A look at Google Trends data stretching back to 2004 (the furthest the search engine allows) shows that between Jan. 1, 2004 and July of 2016, searches for the topic “Natural Wine” registered an unremarkable flatline on the graph. Then, following a dramatic spike in Sep. 2016, the term experienced a strong upward trend culminating in its current-day peak at the end of the decade.

Over the course of the 2010s, numerous written works, including books and articles from authors such as Alice Feiring and Marissa Ross, have sought to educate consumers on the style or category. Meanwhile, sommeliers like Pascaline Lepeltier MS led the natural revolution on the floor, at restaurants like NYC’s now-closed Rouge Tomate.

The decade also saw the successful launch, and subsequent expansion, of international natural wine fairs such as RAW WINE. Created and organized by Isabelle Legeron MW, this year marked the fair’s fourth edition in NYC.

The rise of natural wine also coincided with (or perhaps fueled?) a growing interest in ancient winemaking techniques, most notably skin-contact orange wines fermented in large amphorae. For some, an argument could be made for describing these techniques as minimal by design, while for others, the funky organoleptic profiles these processes provide misrepresents the natural category entirely.

With growing interest toward the end of the decade, multiple articles aimed to provide clarity to the term’s meaning. Instead, they brought more confusion while simultaneously fueling raging interest.

When a notable New York Times article tied natural wine to wellness culture in June 2019, many publications, including this one, questioned the many inaccuracies of this idea. (The Times article was later updated with three separate corrections.) Then, in what must surely be the decade’s last high-profile article on the topic (once again in The Times), the headline posed the question: “Is Natural Wine Dead?”

Penned by Feiring, despite the apparent claims of its headline, the article did not predict a waning in the trend, but instead shed light on some of the biggest issues faced by the category at the end of an eventful decade.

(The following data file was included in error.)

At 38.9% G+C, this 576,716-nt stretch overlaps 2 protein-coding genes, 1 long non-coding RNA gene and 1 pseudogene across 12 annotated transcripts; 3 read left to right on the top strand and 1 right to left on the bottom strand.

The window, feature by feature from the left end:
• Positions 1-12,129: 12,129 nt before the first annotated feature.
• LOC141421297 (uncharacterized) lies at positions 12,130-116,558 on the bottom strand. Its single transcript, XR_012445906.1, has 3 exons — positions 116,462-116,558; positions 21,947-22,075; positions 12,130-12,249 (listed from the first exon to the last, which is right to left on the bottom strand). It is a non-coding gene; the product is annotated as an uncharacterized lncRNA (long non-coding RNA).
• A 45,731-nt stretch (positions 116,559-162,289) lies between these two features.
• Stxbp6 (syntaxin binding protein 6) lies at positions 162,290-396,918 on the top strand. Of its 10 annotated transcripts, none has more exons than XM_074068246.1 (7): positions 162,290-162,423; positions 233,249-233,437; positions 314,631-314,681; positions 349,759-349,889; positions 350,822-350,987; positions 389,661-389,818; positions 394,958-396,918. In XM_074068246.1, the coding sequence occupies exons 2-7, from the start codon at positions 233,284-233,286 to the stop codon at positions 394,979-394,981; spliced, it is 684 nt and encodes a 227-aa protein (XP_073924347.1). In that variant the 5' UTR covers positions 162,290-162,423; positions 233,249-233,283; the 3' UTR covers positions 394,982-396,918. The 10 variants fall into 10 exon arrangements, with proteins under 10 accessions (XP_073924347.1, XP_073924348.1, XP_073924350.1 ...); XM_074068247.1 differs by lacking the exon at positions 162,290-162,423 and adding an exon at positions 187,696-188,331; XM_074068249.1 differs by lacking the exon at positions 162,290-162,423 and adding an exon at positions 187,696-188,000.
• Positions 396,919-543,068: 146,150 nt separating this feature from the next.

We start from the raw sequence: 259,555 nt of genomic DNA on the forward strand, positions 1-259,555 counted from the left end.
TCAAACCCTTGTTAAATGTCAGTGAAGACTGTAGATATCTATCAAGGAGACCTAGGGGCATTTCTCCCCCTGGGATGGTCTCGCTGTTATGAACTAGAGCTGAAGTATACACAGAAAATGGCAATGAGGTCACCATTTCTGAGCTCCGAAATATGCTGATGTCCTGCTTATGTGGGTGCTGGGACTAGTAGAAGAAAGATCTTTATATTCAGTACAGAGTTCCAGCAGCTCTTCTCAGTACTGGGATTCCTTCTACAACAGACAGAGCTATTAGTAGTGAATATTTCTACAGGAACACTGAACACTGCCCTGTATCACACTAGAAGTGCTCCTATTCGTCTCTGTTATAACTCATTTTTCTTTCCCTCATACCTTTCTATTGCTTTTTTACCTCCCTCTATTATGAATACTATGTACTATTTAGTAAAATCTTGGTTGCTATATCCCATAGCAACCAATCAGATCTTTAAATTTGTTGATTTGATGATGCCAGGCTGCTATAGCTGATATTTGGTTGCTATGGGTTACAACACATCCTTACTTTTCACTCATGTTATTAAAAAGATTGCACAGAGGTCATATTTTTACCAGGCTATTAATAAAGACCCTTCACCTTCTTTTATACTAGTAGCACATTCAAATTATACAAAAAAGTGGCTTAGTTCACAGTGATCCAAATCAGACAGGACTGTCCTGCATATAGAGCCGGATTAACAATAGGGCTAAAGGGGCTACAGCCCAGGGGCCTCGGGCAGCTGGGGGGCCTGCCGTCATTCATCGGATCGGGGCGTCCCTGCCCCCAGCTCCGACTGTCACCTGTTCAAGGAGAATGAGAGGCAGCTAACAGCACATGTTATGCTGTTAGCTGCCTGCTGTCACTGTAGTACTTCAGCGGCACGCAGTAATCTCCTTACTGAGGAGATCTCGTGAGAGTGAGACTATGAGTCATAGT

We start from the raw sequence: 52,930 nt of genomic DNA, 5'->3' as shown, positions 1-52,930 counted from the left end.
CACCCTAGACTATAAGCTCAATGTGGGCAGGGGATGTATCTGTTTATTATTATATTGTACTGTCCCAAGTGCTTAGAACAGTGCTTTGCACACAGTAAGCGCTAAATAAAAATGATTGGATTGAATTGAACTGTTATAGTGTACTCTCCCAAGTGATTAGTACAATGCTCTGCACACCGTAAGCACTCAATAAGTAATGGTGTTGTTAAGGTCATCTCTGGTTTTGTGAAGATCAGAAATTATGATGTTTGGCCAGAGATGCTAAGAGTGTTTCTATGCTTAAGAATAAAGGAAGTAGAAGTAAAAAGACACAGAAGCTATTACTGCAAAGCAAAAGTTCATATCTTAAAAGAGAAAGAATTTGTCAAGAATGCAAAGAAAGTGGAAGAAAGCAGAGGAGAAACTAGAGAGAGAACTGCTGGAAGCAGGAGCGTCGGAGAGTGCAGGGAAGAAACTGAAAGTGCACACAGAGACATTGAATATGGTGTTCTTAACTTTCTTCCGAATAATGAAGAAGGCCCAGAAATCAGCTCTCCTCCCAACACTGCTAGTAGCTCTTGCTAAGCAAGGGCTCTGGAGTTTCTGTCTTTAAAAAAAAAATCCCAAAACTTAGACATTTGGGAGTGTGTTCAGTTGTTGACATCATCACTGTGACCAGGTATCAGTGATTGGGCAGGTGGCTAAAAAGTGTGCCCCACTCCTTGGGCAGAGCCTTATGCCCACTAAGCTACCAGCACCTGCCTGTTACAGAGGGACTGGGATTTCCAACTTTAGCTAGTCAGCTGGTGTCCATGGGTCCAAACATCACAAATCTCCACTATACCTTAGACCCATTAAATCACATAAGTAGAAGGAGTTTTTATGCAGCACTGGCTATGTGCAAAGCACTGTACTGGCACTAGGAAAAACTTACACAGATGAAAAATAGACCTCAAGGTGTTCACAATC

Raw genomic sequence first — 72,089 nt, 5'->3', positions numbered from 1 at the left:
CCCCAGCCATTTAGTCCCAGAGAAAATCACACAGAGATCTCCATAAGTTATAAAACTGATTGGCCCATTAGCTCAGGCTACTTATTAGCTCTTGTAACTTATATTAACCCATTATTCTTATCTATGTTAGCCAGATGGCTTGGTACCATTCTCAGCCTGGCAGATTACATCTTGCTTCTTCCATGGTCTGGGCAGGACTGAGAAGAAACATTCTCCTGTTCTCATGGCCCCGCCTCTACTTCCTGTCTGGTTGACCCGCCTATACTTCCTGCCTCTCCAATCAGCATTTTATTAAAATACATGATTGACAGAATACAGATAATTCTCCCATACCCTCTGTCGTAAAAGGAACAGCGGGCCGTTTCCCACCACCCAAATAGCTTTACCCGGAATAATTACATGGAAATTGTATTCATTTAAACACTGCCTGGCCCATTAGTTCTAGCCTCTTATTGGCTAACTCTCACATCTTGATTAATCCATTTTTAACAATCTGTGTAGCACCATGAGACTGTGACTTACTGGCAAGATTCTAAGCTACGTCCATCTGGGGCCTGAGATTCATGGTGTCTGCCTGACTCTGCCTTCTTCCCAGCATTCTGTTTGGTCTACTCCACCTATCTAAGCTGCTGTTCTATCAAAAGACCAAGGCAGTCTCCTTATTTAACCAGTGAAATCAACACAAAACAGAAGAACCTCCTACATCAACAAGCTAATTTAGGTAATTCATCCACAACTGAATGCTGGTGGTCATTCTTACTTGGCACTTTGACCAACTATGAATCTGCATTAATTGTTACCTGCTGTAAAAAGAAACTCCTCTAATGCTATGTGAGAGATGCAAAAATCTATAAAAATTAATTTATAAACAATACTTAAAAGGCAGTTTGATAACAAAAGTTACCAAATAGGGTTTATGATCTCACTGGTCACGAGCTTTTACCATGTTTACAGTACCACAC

With no legal constraints, the term “natural” is quickly being adopted (or at least alluded to) by corporate and independent wine brands alike. As these companies cash in on the term’s popularity, those producers who are genuinely practicing low-intervention techniques now face an even bigger battle to distinguish themselves and their ideals. Perhaps they might benefit from adopting new, more specific terminology moving into 2020; but either way, this is a debate that will surely continue for years to come.

High-alcohol, high-residual-sugar red blends prove America has a sweet tooth.

In America, there’s a certain stigma around sweet wines and professing one’s preference for the category. But the nation’s sweet tooth was overwhelmingly revealed this decade through the rise and dominance of the “red blend” category.

By 2018, the category, which is dominated by wines containing high levels of alcohol and residual sugar, accounted for nearly 11 percent of off-premise wine sales by volume in the U.S., according to Nielsen data. In terms of red wine, it was the second most popular category behind Cabernet Sauvignon, and the third overall behind Chardonnay, which claimed top spot.

Brands like The Prisoner, which launched in 2003 with an SRP of around $40, helped pave the way for the category’s success. But it was the lower-priced supermarket staples, and the emergence of one brand in particular, that hit the saccharine home run.

Launched by E&J Gallo in 2010, Apothic is a California blend of Merlot, Syrah, and Zinfandel. Arriving with a whopping 16 grams per liter of residual sugar, it embodies the rich, opulent wines that experienced repeated double-digit growth during the second half of the decade. Compared to The Prisoner, it retails at just $10 per bottle.

By 2017, Apothic became one of only four $10-and-up table wine brands to boast U.S. retail sales of above $400 million, according to Shanken News Daily. With sales of 3.4 million cases that same year, Apothic was “the largest [wine] brand by volume in the above-$10 segment.”

Who says we don’t like sweet wines in this country?

Sommeliers help rebrand entire regions.

Moving from broader consumer trends to a trade-focused phenomenon, the last decade also saw previously underappreciated wine regions gain international attention, following their popularity within the wine trade, particularly sommeliers.